“So they try to control the male’s relationships with their relatives and friends,” Lysova explained.

Lysova said that men also appear to be disproportionately affected by a form of IPV just coming onto officials’ radar—legal and administrative abuse.

This form of abuse occurs when one partner in a relationship threatens to or actually uses the criminal justice system or any legal resources against the other partner.

“False accusations are one example of this type of abuse and men report that. They say that the system was set up for women to help women and women know that. So it appears that in some relationships, women actively use this as a threat,” Lysova told Energeticcity.

She said this form of abuse was present in the recent trial of Johnny Depp vs Amber Heard.

“We’re concerned about what happened with Amber Heard just because it’s a betrayal of the trust to the actual victims of abuse because then the next thing people will say, maybe it’s a false accusation or maybe it’s not true,” Lysova said.

“It’s not a good treatment of all other female victims of domestic violence,” she added.

During this investigation, Energeticcity was in contact with a male IPV survivor from Fort St. John, who asked to remain anonymous. He said his ex-wife had previously threatened to make a false report against him.

He also pointed out that many men experiencing IPV may not even know they’re being abused by their partners.

“As a man, I was told that you never touch a woman. But nobody ever really told me that women can’t touch you,” he said.

“I remember as far back as high school, getting just socked by a girl who didn’t like something I said. I was always proud of the restraint I had because I had friends who would say, ‘oh man, I would hit her.’ It made me feel like I was a bigger person than I was,” he recalled.

The individual also said while going through the justice system, he realized the system wasn’t designed to support male survivors of IPV.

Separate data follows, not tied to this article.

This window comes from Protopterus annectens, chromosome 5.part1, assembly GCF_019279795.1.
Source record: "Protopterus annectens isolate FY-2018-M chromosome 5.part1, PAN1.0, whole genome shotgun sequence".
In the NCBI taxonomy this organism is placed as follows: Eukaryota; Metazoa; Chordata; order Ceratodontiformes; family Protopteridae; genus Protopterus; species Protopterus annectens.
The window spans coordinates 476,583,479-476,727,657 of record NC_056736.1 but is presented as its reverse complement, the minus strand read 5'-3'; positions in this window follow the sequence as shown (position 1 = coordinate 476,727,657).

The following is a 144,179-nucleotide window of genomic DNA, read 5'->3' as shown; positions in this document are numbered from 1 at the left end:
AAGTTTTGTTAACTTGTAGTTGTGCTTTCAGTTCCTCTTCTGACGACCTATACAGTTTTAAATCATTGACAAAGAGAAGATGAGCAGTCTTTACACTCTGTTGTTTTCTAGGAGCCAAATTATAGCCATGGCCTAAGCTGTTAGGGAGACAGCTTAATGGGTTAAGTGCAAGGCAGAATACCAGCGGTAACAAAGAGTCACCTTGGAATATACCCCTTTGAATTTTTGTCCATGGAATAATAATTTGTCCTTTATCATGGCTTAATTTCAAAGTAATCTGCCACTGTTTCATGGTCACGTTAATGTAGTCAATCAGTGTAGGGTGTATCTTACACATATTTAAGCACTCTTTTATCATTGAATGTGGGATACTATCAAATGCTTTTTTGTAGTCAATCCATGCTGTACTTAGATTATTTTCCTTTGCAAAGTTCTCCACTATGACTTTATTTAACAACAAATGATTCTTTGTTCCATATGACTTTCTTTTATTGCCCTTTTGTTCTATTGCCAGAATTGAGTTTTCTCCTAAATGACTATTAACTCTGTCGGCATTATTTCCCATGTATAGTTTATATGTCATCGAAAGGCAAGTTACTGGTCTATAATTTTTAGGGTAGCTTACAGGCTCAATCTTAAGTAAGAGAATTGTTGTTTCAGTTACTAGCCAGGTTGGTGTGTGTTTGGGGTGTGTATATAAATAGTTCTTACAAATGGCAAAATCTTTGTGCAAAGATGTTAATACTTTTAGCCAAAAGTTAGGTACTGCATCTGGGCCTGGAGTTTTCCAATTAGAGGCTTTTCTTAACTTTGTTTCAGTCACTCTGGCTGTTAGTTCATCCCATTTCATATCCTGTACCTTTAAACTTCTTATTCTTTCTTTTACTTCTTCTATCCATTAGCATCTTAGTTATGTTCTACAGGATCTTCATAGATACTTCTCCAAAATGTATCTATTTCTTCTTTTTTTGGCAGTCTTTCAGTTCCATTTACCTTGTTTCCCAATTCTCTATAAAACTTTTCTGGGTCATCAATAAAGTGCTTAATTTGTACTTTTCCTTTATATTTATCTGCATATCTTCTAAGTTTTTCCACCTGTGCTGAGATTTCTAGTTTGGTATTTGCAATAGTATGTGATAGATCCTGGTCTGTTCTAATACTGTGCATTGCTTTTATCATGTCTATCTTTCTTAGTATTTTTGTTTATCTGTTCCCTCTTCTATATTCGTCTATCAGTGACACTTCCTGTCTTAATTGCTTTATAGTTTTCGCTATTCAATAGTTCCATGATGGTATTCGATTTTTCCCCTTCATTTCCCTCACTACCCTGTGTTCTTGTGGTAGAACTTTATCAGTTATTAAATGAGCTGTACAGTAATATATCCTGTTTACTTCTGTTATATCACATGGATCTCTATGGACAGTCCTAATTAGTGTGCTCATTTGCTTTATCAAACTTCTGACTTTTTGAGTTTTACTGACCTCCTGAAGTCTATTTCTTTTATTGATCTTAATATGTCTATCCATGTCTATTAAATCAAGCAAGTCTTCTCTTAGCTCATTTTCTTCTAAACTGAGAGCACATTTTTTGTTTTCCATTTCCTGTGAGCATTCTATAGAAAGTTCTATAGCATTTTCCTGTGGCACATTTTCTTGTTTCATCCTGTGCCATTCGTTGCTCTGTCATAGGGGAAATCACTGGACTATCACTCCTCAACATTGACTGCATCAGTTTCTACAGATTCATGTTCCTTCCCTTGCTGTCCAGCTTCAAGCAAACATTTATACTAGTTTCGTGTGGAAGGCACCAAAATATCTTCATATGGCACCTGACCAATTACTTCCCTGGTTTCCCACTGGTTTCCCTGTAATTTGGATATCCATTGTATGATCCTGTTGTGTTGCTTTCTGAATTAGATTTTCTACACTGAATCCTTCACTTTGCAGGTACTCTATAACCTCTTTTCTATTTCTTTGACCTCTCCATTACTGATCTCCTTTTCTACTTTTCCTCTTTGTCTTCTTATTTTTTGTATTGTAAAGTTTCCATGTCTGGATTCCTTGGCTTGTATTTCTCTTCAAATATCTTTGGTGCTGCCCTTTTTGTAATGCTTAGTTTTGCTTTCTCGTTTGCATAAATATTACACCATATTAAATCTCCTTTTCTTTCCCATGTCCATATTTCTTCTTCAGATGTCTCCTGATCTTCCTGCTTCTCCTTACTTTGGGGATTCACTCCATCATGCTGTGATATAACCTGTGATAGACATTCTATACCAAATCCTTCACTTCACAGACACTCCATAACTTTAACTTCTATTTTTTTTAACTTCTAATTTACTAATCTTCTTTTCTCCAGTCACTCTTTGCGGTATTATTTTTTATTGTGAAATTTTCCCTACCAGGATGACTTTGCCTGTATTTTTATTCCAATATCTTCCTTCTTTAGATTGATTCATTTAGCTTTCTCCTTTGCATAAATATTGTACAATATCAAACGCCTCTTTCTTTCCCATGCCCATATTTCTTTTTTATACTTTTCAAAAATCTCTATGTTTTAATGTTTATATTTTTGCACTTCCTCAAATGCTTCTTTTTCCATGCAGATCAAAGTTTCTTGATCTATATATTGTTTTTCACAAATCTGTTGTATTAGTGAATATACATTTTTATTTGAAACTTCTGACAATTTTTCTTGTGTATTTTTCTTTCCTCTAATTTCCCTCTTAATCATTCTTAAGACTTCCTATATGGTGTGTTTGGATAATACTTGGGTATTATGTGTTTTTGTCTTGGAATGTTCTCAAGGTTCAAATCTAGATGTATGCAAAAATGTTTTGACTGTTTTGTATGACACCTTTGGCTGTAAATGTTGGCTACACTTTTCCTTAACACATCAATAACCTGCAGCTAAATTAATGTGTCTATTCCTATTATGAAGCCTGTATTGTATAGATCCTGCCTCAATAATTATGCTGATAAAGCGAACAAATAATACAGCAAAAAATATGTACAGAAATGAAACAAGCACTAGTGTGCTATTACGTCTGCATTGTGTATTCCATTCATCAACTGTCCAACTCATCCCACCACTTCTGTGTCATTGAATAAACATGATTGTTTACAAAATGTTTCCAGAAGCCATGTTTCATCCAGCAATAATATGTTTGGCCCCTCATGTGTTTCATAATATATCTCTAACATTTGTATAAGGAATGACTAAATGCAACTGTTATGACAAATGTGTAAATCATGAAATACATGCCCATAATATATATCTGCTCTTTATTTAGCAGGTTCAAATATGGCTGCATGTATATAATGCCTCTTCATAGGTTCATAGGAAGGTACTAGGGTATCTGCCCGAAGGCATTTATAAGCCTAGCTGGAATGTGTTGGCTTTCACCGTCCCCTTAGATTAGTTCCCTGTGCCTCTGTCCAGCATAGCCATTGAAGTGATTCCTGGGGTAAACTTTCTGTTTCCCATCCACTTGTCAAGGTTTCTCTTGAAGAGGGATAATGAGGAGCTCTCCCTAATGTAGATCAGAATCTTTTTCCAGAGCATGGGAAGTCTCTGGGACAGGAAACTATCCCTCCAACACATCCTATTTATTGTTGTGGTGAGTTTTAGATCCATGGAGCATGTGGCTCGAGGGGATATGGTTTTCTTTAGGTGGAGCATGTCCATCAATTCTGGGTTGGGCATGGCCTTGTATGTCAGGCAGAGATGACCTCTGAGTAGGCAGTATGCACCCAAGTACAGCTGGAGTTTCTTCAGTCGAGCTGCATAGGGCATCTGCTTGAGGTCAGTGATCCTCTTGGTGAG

“I didn’t feel emotional until they went through the victim impact statement because it was the first time I ever felt humanized as a man, that my experience was validated and what was done to me was wrong.”

“You’re just so used to stuffing it down and thinking, this is my manly role, my duty. And then it feels like I had to endure what I did because I don’t have the privilege of being heard, understood, or humanized as a person who doesn’t deserve abuse.”

He said he now realizes he is a survivor of abuse and encourages men experiencing IPV to reach out for help.

What to do if you’re experiencing IPV

Executive director Ninu Kang said the most dangerous time for survivors is when they confront their abuser and try to leave.

“They’re at the highest risk of being further abused or, or even killed. If something in the relationship changes, like behaviour that isn’t normal, that’s another risk factor that women should know,” Kang said.

She said that those experiencing IPV should start by reaching out to someone they trust and look into community resources.

Kang adds that if the level or form of violence seems to escalate, survivors should have a safety plan in place.

Those experiencing IPV in Fort St. John can access resources and IPV programs at the Fort St. John Women’s Resource Society by calling 250-787-1121 or contacting Community Bridge at 250-785-6021.

Residents can also get more information about IPV and support by calling Victim Link BC at 1-800-563-0808.

If you or someone you know is in immediate danger from domestic abuse or violence, call 911 or your local emergency number.

Thanks for Reading!

Energeticcity.ca is the voice of the Peace, bringing issues that matter to the forefront with independent journalism. Our job is to share the unique values of the Peace region with the rest of B.C. and make sure those in power hear us. From your kids’ lemonade stand to natural resource projects, we cover it–but we need your support.